Passing the Baton

February 2, 2016

Just before the SCL members filtered into the AGM on 28 January, I spoke to Roger Bickerstaff and Mark O’Conor about Roger’s period as Chair, the transition and the future priorities of the new Chair.

Roger has already reflected in his recent blog post on the achievements of his three years as Chair of SCL.  He has been able to make real progress in building greater links with the in-house legal community. He has also seen through the outstanding success of the Foundations of IT Law, creating a structured development programme for people who are interested in becoming Tech lawyers, and a number of other initiatives aimed at more junior lawyers. Roger has retired as Chair of SCL but a testament to his success in helping SCL build on its international profile is that he is now President of IFCLA, the International Federation of Computer Law Associations.

Despite his achievements, Roger hands over with some reservations about SCL’s unfulfilled potential, which says quite a lot about the level of his ambitions for SCL. As he observed, the role of the Tech lawyer is now so much broader than it once was with relevant legal issues intertwined in so many aspects of normal life. Roger recalls a time when only the most senior lawyers had a computer, set on a plinth behind the desk – a precious and separate entity with an almost sacred value that could only be dealt with by the high priests/technology experts in white coats. Now that the computer is ubiquitous, the potential role for Tech lawyers has grown massively – arguably that creates an opportunity and a duty to make the law relevant and understandable.

The handover of the position of Chair has a slight twist. Mark O’Conor was formerly Roger’s trainee at Bird & Bird and they worked together until 2004. They remain good friends, despite Mark’s move ‘to the dark side’ (Mark’s own jesting description of his shift to DLA Piper). So it is not surprising that Mark’s first reaction to my questions about his future plans is to praise Roger’s achievements, highlighting the Foundations Programme, and to forcefully emphasise the need to protect those advances that have been made over the last three years. He sees the transition as a case of handing on the baton – they are both part of a relay team and it is his time to run full pelt.

Mark sees SCL as reaching out to members successfully through a number of different channels. He is a Twitter devotee and relies on SCL’s tweets a good deal. He will be tweeting himself as soon as his SCL Chair account is established but expects to lay a good deal of emphasis on communicating with SCL members in every way, continuing Roger’s regular emails to members.  Mark has just emerged from a three-year ‘tour of duty’ as DLA Piper UK managing partner so communicating with large numbers is very much part of his skill set.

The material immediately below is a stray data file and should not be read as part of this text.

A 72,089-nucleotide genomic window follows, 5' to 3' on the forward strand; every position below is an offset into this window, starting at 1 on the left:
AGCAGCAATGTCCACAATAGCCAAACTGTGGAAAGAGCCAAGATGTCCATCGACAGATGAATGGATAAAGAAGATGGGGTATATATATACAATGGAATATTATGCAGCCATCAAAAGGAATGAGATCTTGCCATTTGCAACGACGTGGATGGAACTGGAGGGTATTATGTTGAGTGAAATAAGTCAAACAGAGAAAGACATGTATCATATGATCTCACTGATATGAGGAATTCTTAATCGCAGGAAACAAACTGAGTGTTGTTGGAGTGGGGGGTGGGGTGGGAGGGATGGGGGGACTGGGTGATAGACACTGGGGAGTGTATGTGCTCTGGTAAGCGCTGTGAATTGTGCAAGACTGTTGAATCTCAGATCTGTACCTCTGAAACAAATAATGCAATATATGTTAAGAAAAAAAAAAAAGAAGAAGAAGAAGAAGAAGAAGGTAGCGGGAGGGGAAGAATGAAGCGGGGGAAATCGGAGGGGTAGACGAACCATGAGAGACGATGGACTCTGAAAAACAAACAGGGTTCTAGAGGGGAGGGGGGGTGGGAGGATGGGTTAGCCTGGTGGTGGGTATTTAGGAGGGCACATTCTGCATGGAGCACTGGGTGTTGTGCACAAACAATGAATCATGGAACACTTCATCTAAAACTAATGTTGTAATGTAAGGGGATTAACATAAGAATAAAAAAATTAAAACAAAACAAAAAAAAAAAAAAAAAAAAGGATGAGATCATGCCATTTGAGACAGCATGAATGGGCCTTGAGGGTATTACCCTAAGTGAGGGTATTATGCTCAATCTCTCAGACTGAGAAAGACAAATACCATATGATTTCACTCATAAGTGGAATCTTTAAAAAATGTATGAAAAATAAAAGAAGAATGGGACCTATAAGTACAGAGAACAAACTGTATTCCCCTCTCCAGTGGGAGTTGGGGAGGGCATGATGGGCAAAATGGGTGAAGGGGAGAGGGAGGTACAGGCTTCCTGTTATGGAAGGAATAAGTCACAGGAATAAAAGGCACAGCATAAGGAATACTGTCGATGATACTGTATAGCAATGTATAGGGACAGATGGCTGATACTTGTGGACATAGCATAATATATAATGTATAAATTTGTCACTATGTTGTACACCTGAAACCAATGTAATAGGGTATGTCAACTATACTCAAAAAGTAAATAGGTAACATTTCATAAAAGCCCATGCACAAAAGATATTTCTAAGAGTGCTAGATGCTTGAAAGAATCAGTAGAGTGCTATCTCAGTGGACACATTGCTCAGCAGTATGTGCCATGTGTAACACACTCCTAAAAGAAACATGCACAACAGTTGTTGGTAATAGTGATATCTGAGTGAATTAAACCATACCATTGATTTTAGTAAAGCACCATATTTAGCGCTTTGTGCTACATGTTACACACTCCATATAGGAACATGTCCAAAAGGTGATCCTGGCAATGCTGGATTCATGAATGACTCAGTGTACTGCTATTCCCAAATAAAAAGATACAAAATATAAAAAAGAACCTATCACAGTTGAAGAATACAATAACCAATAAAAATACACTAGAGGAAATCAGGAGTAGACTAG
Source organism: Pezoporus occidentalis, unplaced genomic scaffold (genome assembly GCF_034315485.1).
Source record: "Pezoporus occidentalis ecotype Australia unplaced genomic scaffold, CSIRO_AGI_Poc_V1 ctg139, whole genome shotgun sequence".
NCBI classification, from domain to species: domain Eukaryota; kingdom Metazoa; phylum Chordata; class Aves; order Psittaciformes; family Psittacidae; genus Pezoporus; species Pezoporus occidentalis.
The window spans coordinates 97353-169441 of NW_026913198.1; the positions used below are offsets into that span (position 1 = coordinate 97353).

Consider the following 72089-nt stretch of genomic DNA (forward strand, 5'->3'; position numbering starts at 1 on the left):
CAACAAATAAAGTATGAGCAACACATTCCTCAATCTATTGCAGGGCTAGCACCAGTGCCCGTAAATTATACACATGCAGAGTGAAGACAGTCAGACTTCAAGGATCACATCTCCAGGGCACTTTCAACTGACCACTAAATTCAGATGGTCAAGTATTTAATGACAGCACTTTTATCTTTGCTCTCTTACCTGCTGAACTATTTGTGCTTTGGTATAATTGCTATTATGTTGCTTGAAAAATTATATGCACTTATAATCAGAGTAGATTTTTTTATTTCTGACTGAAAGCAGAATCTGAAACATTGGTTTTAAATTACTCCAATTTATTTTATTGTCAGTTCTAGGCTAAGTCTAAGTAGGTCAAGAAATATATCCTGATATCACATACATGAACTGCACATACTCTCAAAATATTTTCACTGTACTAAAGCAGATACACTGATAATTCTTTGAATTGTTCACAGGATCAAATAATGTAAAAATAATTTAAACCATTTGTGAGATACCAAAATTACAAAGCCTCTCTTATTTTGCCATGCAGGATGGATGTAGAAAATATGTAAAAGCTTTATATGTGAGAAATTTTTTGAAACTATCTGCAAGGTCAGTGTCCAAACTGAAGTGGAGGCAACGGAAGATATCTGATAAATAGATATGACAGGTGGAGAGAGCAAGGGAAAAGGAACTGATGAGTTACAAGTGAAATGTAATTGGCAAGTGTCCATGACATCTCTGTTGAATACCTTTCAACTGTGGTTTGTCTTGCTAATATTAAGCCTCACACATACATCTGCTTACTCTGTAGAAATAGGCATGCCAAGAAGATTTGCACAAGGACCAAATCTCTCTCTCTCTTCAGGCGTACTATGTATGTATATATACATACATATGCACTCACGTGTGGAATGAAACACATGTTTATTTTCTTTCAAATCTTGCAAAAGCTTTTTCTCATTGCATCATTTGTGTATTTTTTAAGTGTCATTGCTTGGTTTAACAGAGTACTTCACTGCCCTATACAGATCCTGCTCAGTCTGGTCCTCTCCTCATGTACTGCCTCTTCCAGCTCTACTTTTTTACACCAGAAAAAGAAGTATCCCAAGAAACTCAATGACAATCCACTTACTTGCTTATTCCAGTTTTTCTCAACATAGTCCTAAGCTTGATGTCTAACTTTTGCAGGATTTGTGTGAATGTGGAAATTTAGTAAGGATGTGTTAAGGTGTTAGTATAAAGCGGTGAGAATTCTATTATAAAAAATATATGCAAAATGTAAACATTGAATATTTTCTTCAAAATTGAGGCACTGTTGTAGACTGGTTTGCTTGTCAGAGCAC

Mark ‘unashamedly, comes from a global law firm’ and a lot of his work is cross-border and multi-jurisdictional. While he and most SCL members will have many or most clients based in their home jurisdiction, the issues that confront tech lawyers in 2016 are increasingly global and demand some understanding of the interaction between jurisdictions. The option of being a local tech lawyer will quickly disappear and this gives SCL an opportunity to appeal to the international legal community. Mark sees a future of many more lawyers being qualified in more than one jurisdiction.

Both Roger and Mark will be focusing a great deal of time and energy over the coming months on June’s IFCLA Conference, hosted by SCL. The IFCLA Conference provides a springboard for SCL to add ‘international flavour’. But, even beyond that Conference, Mark would love to see, say, a visiting professor from Brussels and a lawyer from Canada take part in the SCL data protection update. That would give the UK lawyer, whether a 25-year-old or a 55-year-old, a valuable counterpoint.

Mark’s second area of concentration relates to SCL’s relationship with students. Building on our connection with IT law students, SCL can reach into computer studies faculties and make them aware of our existence – and, as Roger interjected, make them aware of the existence of tech law. That’s one important aspect of SCL’s charitable objectives though, as Mark points out, it is a two-way street. He thinks that anyone applying for a training contract and declaring an interest in tech law, would surely want to be able to say that they are already an SCL member.

Mark is wary of the success of the Foundations Programme modules obscuring the need for SCL to continue to serve its main membership. He wants to see experienced members offered events that will further develop their knowledge – master classes which assume a good level of knowledge among those already well versed in the jargon but which build upon that expertise. Look out for some high-level roundtable events at a law firm near you!

In summary, Mark sees ‘three prongs’ to the additions he hopes to see to SCL’s current successful programmes: an increasingly international focus, a renewed involvement with students and a masterclass opportunity.